The Hardest Balancing Act
Throughout the last 25 years, I’m confident that I have either made or witnessed every mistake imaginable in golf – especially in the mental game. When it comes to your attitude on the golf course, it is critical to strike a balance and avoid extremes. While this might sound generic and simple, I can guarantee that getting this right (or at least improving) will be part of your keys to getting better at this game. Every golfer on this planet could use help in this department.
Recently, I sent out this tweet, and we can use this as my “thesis statement” for this article:
The best golf is played when you exist in the space between caring too much, or not at all. This is *hard* to do
You can’t “live and die” at the result of every shot. But at the same time, you need to be engaged enough to control your emotions and approach each shot analytically
— Jon Sherman (@practicalgolf) May 6, 2021
Finding the happy medium between caring too much and not enough might look different for all of you. We each bring our own personalities to the game. However, I know that tipping in either direction too heavily does not work out in the long run.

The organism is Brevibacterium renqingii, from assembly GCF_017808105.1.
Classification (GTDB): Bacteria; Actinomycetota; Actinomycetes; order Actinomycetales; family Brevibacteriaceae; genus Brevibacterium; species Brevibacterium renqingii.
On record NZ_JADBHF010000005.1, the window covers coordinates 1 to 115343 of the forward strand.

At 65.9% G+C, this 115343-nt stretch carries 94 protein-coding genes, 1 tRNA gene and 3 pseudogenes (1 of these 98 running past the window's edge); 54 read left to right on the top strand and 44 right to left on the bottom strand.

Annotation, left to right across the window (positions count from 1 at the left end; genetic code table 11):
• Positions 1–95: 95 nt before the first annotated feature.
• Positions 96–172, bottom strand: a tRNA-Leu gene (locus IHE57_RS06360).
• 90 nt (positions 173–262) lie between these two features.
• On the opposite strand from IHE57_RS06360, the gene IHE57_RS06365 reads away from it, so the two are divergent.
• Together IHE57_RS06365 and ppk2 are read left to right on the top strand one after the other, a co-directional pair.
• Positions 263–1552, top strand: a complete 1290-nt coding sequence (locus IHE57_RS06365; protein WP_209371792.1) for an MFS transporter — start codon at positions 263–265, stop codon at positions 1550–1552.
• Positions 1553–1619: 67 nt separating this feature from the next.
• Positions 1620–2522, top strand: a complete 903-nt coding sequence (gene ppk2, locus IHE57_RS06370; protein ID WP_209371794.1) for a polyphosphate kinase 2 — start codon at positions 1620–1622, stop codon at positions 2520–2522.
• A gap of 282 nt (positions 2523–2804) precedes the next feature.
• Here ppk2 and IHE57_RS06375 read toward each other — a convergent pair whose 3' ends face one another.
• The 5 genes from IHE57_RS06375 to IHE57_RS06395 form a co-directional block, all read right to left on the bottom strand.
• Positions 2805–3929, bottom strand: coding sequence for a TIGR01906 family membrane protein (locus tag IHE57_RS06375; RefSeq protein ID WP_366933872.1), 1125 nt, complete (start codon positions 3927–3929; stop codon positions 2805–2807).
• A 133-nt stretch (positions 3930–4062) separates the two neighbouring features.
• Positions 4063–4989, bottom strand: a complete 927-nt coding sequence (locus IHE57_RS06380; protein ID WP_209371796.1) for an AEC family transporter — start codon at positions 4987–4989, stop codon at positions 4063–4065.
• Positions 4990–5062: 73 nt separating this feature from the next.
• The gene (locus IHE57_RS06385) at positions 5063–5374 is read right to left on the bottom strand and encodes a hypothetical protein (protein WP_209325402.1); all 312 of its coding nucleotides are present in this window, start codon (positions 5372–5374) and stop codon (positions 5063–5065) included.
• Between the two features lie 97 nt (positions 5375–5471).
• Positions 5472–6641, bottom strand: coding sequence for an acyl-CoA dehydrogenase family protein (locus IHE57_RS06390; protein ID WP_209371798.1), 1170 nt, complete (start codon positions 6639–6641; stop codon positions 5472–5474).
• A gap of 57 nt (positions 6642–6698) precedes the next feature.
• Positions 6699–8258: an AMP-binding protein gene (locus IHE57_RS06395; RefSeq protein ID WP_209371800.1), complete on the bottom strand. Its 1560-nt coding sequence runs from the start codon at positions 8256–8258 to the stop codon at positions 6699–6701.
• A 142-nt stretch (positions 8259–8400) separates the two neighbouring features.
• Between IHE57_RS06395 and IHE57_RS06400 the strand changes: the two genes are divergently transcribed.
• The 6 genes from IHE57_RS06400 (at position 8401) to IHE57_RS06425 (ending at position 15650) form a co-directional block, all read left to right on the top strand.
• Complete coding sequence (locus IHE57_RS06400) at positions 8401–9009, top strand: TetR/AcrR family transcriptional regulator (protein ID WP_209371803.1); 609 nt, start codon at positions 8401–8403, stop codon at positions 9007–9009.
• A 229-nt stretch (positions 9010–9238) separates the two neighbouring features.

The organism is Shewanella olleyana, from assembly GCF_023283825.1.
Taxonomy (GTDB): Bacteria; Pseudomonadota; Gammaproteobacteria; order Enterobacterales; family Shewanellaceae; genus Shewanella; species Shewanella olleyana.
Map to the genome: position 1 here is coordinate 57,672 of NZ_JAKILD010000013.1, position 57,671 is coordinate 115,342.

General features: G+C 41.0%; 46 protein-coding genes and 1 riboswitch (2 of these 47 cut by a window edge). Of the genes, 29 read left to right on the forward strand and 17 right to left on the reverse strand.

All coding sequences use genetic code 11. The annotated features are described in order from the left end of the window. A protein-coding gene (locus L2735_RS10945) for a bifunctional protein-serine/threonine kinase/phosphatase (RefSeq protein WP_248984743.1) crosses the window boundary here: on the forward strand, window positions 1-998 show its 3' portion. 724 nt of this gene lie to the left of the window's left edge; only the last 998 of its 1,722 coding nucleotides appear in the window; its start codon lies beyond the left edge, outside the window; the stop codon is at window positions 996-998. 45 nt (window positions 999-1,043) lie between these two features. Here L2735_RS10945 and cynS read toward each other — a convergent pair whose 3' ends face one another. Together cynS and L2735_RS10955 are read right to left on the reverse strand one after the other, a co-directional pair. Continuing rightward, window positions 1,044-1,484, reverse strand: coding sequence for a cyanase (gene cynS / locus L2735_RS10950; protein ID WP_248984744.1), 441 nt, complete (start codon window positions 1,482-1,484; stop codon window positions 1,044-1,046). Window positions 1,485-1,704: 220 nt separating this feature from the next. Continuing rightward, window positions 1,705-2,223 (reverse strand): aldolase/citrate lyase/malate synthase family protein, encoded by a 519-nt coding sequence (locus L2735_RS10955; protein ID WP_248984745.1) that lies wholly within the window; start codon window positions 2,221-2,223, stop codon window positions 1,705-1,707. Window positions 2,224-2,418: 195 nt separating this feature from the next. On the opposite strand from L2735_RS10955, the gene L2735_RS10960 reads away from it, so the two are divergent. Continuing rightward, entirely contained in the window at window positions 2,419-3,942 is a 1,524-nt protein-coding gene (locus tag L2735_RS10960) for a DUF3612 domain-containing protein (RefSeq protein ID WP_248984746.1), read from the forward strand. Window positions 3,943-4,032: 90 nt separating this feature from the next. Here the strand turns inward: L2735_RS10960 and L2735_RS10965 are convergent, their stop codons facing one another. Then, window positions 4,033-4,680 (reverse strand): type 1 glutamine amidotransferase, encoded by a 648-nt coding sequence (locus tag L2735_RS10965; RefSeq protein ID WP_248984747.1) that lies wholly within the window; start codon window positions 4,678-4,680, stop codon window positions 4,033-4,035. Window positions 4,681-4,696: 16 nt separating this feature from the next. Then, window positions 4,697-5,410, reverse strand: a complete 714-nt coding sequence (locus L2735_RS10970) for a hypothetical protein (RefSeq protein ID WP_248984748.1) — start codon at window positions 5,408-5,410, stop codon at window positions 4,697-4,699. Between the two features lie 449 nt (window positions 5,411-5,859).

As usual, I’ll try to provide tangible examples of what I mean because I’m sure at this point you’re wondering, “what the hell is he talking about??!!”
Living and Dying On Each Shot
All of you know this by now, but 18 holes (or even 9) is a long time. Each round of golf usually has different acts. They can even be as dramatic as some of your favorite movies. There is heartbreak, hubris, triumph, and even redemption.
If I had to pinpoint one of my biggest flaws as a golfer, I reacted too heavily based on the result of each shot.
An errant drive might send me into a panic – all of a sudden, I’m walking faster and worrying about what my next mistake might be. Conversely, an early birdie might have had me “peacocking” a bit too much and wondering just how well I was going to score that day.
I now know that you cannot become a better golfer if you are constantly in this state. If there were some device to measure your reactions, you would want to go from this:
As always, I want to remind you that there is no such thing as perfection. We are humans, and it’s impossible to control our emotions completely.
There are still rounds where I am a little more erratic, but I know I’m doing it far less than I used to. Additionally, after being around a bunch of top-level players, I can tell you that they are more likely to be even-keeled in this department as well.
Playing “I Don’t Care Golf”
On the other end of the spectrum, there is a desire to mentally check out when things get tough.
I used to play a very unproductive game against myself. Let’s say the first 5 holes were a disaster; I might say to myself, “oh, just forget about this round.” And then, all of a sudden, after 4 good holes, I might say, “wait, I’m going to play this one out and see what happens.”